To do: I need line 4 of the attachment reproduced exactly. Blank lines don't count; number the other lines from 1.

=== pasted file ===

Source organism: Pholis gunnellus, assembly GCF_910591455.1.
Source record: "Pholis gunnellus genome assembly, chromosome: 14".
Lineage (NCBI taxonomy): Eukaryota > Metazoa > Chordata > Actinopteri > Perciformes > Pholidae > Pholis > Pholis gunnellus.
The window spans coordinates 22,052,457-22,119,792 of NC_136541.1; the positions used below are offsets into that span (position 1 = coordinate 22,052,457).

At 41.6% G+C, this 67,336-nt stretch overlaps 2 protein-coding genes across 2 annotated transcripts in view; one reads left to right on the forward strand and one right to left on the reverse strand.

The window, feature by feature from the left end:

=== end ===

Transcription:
The window spans coordinates 22,052,457-22,119,792 of NC_136541.1; the positions used below are offsets into that span (position 1 = coordinate 22,052,457).